Interview: Jambu Palaniappan

How has Kenya’s high smartphone penetration affected usage and performance of mobile apps?

JAMBU PALANIAPPAN: Within the region, Kenya has been at the leading edge of technology adoption and use for many years, and it serves as a template for other African countries. The high increasingly penetration rate for smartphones, both basic and high-end, has opened up a huge potential market to app developers and innovators, which is why we recently have seen so much development in this space. Mobile money and banking are the most well-known segments to have taken advantage of this, but we are now seeing a whole new generation of apps and start-ups looking to cash in on the opportunities in the Kenyan market.

This includes the transport sector, where we see a lot of potential for innovation, both in Kenya and globally. Nairobi is especially well poised to see development in transport because it is large, spread-out, with significant traffic but unreliable public transport options. But transport is just one sector that presents these types of opportunities; there are countless others where the case is the same.

Widespread use of smartphones has also deeply influenced the demographics of who uses apps in these markets. The population that uses apps regularly is much broader and wider than many would imagine. Of course you have your business travellers, but you also have students, home workers, older people – really anyone who comes to mind. For developers to have access to such a wide and diverse market of smartphone users is a clear strength.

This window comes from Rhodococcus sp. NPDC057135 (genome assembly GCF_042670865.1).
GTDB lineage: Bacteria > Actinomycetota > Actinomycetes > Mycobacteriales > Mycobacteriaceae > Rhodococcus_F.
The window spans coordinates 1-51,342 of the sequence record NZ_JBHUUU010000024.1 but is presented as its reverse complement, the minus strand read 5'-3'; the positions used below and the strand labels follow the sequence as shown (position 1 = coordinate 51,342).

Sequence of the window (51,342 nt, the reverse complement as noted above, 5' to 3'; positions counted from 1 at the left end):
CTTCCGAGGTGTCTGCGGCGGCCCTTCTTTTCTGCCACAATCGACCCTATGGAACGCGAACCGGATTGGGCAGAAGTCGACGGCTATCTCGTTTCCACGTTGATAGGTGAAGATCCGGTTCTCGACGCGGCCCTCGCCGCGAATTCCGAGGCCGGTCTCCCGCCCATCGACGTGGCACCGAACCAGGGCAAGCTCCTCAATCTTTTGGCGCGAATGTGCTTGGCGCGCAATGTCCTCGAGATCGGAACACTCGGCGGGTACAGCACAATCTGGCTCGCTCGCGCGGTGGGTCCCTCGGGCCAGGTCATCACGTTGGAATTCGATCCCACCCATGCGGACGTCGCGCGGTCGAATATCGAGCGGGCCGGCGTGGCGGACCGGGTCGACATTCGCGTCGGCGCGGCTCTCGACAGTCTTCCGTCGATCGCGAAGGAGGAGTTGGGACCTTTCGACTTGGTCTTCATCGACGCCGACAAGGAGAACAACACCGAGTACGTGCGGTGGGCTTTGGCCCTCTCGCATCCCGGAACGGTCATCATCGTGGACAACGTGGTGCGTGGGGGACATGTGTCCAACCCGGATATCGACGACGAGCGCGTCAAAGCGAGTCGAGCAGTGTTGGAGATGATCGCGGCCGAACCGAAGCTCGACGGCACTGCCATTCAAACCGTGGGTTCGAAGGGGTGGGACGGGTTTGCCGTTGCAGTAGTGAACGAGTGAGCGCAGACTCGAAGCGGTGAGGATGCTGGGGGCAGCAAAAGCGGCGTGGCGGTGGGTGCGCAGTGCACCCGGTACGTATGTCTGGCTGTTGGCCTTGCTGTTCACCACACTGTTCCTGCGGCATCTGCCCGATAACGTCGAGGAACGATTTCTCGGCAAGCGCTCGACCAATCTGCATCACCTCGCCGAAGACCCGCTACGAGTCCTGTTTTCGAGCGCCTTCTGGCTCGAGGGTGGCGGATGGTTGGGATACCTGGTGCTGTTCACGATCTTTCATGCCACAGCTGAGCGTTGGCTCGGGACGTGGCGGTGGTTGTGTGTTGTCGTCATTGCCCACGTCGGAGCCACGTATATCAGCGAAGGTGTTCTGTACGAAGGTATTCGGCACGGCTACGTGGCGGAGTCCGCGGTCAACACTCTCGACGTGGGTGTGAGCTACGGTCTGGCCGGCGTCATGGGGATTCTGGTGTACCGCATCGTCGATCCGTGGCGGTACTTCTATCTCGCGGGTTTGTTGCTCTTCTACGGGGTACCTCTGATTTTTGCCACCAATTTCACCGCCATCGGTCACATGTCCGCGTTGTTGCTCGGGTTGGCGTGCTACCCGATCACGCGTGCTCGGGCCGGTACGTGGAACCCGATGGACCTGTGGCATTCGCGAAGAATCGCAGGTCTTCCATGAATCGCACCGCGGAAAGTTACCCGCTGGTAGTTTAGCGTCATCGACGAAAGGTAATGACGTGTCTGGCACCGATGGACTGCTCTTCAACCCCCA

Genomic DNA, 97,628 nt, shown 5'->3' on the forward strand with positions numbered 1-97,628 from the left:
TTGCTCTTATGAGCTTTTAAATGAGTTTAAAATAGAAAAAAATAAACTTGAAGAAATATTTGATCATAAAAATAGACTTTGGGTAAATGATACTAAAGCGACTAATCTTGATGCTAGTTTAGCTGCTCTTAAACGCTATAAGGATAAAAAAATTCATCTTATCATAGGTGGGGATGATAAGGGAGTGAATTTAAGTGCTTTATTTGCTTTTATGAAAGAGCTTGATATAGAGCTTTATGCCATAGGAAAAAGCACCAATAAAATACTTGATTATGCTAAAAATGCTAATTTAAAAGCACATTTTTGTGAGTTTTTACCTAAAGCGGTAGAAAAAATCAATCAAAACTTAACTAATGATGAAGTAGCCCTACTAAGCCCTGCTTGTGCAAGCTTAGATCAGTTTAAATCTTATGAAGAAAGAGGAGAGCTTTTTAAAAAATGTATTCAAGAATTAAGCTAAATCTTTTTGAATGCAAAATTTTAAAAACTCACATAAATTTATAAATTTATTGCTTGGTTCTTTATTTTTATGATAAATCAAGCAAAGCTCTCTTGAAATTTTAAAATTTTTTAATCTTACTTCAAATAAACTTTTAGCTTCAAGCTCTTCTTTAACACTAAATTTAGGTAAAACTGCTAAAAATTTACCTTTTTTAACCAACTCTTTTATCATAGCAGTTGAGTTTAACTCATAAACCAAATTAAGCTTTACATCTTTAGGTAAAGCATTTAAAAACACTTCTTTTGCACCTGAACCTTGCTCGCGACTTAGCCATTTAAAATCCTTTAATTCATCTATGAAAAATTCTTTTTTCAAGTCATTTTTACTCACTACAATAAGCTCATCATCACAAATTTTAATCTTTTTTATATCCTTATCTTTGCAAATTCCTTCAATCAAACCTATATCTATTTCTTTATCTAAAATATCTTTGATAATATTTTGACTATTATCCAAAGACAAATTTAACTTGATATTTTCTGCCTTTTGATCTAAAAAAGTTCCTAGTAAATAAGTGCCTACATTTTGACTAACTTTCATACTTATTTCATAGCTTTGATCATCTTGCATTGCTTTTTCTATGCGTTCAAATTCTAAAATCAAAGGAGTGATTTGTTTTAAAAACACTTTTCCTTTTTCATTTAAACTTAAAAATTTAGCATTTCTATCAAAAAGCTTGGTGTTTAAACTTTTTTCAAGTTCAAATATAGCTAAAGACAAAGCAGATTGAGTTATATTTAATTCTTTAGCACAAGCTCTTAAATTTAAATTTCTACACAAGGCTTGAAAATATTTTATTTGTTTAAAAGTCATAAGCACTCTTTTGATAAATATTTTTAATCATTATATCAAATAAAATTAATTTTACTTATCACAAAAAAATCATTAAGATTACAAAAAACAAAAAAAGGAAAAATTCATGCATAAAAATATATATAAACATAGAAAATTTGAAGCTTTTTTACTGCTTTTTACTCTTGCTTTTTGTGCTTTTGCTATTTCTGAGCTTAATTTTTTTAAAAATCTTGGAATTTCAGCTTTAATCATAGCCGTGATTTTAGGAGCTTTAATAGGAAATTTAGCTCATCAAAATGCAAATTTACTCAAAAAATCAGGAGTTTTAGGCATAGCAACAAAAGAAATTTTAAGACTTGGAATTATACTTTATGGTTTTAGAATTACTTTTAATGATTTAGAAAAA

What tactics can companies use in markets with low credit card penetration?

PALANIAPPAN: Kenya is an interesting case study given the resilience of cash, as well as the strength of mobile money in its economy. Credit cards are strong in other markets, but not in Kenya, so using a purely credit card model has excluded a sizeable portion of potential users. For this reason we launched a cash payment option in Nairobi. Previously we only had this in Hyderabad, India. We hope this will open Uber to a whole new population of users. This move is all about adapting to the realities of a new market, and we are constantly looking for ways to innovate to stay relevant in the markets where we operate.

How has the regulatory framework affected so-called disruptive activities?

PALANIAPPAN: Across Africa, private sector innovation often leads the way, and is frequently ahead of regulations and government decisions. This holds true for most sectors, even outside the IT and start-up space. Yes, regulations on the continent are sometimes outdated, but compared to other, more controlled markets, regulators in Africa are often more willing to let companies experiment in spaces that are not yet tightly governed. In Uber’s case, regulators have been very welcoming, because, we think, they see the potential of what apps can do to improve the quality of life across the continent.

What are the existing options for financing app development and creation of local content in Kenya?

PALANIAPPAN: Private equity and venture capital have a central role to play in developing the apps and innovations that are coming out of the Kenyan market, as we have seen in many other fast-growing emerging economies. Kenya is especially well positioned for these types of investments given the penetration rates of smartphones and mobile payment options. These provide tools and platforms that are not necessarily available in other countries.

Going forward, however, such firms must be sure to focus on local content. For any business to work in a market like Nairobi, it must revolve around local populations – local talent, local capital and local usage. This is the only way to stay relevant to the local users.